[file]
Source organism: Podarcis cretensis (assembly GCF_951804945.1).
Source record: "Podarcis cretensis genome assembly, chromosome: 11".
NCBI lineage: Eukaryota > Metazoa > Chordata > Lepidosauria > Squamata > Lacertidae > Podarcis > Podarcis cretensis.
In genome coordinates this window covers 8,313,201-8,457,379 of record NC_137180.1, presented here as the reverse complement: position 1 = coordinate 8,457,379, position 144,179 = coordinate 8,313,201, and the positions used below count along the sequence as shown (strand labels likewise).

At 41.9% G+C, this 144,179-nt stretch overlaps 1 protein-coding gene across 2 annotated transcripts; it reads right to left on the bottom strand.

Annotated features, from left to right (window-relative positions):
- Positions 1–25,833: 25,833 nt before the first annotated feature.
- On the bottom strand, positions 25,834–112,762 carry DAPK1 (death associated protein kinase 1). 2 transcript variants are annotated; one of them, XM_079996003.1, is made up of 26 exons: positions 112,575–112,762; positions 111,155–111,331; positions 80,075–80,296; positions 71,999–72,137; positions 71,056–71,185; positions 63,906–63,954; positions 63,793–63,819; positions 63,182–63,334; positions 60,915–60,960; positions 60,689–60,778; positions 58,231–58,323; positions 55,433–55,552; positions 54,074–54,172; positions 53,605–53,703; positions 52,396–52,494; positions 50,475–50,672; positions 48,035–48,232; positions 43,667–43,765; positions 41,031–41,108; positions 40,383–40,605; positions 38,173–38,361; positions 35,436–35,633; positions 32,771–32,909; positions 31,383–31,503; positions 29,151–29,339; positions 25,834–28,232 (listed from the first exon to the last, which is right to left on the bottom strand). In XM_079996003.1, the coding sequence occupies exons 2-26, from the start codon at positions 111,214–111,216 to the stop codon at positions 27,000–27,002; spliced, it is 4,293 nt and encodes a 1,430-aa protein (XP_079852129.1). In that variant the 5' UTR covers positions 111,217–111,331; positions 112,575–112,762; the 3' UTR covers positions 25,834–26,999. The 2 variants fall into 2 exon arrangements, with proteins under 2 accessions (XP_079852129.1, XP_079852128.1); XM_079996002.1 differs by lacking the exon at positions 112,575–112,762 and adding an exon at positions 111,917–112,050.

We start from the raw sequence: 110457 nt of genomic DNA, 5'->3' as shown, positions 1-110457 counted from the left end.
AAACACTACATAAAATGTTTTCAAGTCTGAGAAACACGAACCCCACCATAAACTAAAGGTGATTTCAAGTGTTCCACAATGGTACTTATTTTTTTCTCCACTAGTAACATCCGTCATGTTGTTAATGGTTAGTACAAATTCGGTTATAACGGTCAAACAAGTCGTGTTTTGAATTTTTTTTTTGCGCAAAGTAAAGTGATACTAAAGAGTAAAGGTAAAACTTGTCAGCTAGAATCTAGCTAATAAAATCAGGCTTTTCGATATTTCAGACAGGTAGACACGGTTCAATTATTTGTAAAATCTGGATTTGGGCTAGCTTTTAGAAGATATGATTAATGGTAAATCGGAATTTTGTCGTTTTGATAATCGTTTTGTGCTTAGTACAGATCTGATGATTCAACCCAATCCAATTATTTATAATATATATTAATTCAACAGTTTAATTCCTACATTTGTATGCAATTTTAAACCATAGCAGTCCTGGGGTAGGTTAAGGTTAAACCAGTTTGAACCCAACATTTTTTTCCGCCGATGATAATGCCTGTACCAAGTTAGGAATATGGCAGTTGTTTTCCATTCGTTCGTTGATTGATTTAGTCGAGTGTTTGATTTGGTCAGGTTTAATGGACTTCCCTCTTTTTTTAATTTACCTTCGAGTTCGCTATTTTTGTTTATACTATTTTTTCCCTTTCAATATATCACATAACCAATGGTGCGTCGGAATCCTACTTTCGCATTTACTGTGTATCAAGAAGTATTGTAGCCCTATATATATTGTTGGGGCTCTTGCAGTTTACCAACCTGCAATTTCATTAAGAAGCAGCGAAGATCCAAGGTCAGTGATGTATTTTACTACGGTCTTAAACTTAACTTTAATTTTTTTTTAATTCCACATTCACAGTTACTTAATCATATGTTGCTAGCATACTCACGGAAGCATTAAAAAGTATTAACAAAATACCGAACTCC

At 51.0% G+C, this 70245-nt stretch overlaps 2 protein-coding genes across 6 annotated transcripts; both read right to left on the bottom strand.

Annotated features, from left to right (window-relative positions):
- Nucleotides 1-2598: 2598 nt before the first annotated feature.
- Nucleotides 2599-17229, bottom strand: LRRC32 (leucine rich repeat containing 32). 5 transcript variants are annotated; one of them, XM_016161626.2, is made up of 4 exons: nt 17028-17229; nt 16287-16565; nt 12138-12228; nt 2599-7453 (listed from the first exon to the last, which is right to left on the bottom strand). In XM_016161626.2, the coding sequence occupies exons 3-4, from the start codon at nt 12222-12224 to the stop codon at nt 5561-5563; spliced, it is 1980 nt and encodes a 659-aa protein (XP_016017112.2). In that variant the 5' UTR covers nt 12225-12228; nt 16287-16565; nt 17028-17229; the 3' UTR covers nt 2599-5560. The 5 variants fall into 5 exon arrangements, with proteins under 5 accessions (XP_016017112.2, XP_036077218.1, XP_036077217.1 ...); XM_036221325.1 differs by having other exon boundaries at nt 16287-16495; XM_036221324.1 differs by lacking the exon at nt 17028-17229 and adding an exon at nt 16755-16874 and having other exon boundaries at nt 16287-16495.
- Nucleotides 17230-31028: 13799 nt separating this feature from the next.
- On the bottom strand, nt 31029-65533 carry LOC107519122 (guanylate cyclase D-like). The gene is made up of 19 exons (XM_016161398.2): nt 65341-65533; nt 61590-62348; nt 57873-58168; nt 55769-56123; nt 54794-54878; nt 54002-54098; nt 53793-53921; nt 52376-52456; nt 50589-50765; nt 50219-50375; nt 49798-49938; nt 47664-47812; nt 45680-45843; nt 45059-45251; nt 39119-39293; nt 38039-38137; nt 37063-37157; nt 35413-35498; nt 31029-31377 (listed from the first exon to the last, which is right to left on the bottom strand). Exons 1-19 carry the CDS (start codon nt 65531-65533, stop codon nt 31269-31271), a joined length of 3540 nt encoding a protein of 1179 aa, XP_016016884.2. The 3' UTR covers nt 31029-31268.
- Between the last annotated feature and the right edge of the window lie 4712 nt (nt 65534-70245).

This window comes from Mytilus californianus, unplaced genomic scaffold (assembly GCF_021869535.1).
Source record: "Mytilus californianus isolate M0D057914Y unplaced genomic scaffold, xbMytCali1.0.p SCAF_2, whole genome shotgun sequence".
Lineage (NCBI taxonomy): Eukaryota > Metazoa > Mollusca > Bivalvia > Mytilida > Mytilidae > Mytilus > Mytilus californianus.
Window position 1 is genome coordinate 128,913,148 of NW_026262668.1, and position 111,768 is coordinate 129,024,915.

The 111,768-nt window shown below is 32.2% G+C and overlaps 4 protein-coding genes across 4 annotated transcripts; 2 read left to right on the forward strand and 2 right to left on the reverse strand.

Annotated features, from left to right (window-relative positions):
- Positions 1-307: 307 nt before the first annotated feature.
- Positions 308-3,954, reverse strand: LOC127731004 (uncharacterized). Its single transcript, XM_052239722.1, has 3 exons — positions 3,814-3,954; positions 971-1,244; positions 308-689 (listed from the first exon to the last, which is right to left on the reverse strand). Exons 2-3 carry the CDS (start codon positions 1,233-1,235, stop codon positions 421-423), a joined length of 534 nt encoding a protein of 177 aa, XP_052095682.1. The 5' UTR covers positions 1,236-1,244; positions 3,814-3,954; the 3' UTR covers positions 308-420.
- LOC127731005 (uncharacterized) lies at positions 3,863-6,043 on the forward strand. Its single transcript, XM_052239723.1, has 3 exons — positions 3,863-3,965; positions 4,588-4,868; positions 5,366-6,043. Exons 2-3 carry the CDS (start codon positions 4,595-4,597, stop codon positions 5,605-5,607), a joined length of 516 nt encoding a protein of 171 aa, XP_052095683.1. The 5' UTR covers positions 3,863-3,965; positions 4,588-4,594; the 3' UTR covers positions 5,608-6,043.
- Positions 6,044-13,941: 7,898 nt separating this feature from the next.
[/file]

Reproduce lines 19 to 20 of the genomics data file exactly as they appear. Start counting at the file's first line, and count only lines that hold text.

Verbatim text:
Source record: "Mytilus californianus isolate M0D057914Y unplaced genomic scaffold, xbMytCali1.0.p SCAF_2, whole genome shotgun sequence".
Lineage (NCBI taxonomy): Eukaryota > Metazoa > Mollusca > Bivalvia > Mytilida > Mytilidae > Mytilus > Mytilus californianus.